Following the first ever United Nations World Data Forum in Cape Town, South Africa, last week, an emerging group of donors led by the U.K.’s Department for International Development and the World Bank is calling for greater data disaggregation — a breakdown of development figures based on characteristics such as gender and geography.
The more profound level of detail is needed to ensure that pockets of neediness are not overlooked in examining average progress toward the Sustainable Development Goals, advocates say.
Disaggregation is “what’s going to tell us what’s actually going on as opposed to how averages are performing,” Dominic Haslam, director of policy and strategy at Sightsavers told Devex.
Timed with the Forum, DfID released ambitious plans to disaggregate program data collection based on sex, age, disability status and geography. The department will concentrate on these four variables initially and re-evaluate what further criteria might be needed in 2020, according to the Data Disaggregation Action Plan.
For its part, the World Bank pledged to support 78 IDA countries to implement a multi-topic household survey every three years, as well as support capacity for gender statistics, among other areas.
The forum’s Cape Town Global Action Plan for Sustainable Development Data also calls for donors to “Improve the production of high-quality, accessible, timely, reliable and disaggregated data by all characteristics relevant in national contexts to ensure that no one is left behind.”
The plan, a “to-do list” for policymakers, sets out objectives for generating and using data to achieve the Sustainable Development Goals. It calls for strengthening national statistics systems and modernizing collection tools, improving dissemination, and stronger partnerships and data sharing, among other objectives. Advocates told Devex they had hoped for an even stronger call for disaggregation in the final document.
Statisticians and aid practitioners are eager to see an upgrade in methodologies for gathering and using data, aligning with the level of detail included in indicators for the SDGs. Some experts argue that short of better disaggregation across the U.N. system, disabled and other marginalized groups are still in danger of being left behind.
The U.K.’s Data Disaggregation Action Plan, the first of its kind by a top donor, outlines its strategy to disaggregate project data beginning with “trailblazer” initiatives in Bangladesh, Nepal, Rwanda and Zimbabwe. DfID will disaggregate its own data as well as work with each of the host governments to include similar data in national statistic collection. DfID aims to fully disaggregate data “for all social groups under the Global Goals,” by 2030.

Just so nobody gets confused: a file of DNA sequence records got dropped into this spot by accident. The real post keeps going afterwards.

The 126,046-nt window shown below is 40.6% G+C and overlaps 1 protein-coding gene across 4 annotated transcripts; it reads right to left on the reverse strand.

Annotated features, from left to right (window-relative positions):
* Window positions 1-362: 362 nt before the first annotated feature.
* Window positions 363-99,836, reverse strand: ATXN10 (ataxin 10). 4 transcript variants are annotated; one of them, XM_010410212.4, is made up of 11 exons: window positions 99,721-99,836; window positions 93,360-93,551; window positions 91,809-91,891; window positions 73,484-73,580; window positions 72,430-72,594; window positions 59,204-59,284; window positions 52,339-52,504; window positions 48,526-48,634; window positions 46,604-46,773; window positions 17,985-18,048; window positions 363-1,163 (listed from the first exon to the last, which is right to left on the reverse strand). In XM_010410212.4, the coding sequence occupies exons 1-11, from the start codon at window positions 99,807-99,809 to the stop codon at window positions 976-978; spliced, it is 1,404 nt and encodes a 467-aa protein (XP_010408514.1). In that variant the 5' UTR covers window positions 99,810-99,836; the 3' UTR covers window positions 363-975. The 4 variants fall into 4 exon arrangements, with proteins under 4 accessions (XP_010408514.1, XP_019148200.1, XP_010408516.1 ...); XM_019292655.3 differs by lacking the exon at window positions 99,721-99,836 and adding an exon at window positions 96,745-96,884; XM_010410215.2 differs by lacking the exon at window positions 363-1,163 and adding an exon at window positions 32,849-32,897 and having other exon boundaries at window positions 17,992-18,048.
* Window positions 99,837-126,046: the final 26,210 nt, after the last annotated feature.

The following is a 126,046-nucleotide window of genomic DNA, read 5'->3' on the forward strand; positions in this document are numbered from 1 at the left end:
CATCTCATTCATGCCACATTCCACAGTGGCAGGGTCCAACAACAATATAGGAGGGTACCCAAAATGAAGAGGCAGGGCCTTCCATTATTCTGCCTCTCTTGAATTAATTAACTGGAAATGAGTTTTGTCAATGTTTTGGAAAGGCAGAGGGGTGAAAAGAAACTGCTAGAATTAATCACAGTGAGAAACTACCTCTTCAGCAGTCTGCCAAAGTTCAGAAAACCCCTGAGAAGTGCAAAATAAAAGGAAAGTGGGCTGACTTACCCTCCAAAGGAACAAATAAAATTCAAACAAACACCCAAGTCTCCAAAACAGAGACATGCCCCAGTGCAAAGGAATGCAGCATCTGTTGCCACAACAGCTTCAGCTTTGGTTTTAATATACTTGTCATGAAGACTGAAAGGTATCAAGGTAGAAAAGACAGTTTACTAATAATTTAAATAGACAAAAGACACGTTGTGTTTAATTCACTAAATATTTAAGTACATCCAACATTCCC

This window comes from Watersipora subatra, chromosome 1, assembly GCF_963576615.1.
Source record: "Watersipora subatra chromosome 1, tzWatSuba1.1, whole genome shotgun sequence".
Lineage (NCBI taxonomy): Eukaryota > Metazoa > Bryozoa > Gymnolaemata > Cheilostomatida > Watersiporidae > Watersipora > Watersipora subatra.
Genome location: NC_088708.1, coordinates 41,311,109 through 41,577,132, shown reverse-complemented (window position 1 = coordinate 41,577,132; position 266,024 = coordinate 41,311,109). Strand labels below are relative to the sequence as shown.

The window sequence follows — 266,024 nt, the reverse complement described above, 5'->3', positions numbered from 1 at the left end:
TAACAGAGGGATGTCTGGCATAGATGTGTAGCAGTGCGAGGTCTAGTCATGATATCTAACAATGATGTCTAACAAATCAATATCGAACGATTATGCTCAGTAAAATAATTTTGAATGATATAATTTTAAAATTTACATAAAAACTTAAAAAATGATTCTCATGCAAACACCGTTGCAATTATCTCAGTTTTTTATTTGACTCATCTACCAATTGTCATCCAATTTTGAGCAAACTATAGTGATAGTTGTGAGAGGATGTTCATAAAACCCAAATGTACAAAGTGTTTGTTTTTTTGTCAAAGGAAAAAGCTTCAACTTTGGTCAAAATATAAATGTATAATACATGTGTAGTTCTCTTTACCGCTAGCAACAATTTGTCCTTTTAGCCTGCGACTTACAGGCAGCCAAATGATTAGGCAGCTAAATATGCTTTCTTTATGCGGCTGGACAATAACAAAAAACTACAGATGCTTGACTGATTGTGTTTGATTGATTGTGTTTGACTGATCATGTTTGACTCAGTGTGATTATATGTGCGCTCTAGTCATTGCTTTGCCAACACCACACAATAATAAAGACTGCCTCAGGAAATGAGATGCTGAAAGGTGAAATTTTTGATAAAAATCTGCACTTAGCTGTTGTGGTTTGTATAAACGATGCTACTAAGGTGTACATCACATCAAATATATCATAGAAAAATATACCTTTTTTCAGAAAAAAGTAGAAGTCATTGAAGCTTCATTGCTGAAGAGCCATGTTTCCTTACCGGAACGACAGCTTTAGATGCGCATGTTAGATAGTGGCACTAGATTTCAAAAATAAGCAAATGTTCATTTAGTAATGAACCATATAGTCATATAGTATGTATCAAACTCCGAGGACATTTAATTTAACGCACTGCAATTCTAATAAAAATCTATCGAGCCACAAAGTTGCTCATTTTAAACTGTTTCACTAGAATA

“Going forward it would be good to see others setting out commitments to disaggregate their work,” a DfID spokesperson told Devex. “To meet the target set out in the Global Goals to leave no one behind we need to raise the standards of data disaggregation.”
By DfID’s own admission, disaggregation will be challenging. Its limited start is intentional, the document says, “knowing there will be challenges... in the shorter term.” The document continues, “By starting with these the aim is to create an incentive for culture change, recognising this will take some years to embed across the organisation.”
The department is “the first to admit they’re just starting the process,” Haslam said. He told Devex he is encouraged by the U.K.’s whole of government approach to the venture, noting that the Office of National Statistics has also been involved.
“They want to make sure they take on things which they can deliver, so rather than saying we’re going to disaggregate everything immediately and make all of our projects inclusive right now, none of which is reasonable, they’re taking what I think is a really valid and sensible step, which is to say we’re going to do these core things, we’ll learn from them and then see where we’re at, and in general the disability sector has been very supportive of that.”
The U.N. Action Plan on the other hand could go further, Haslam said. While the U.N. document is “quite strong” in places, he argues it doesn’t go far enough to bridge existing gaps in disability data and doesn’t specifically call for the U.N. — an essential piece of the data picture for measuring development impact — to improve its own data systems.
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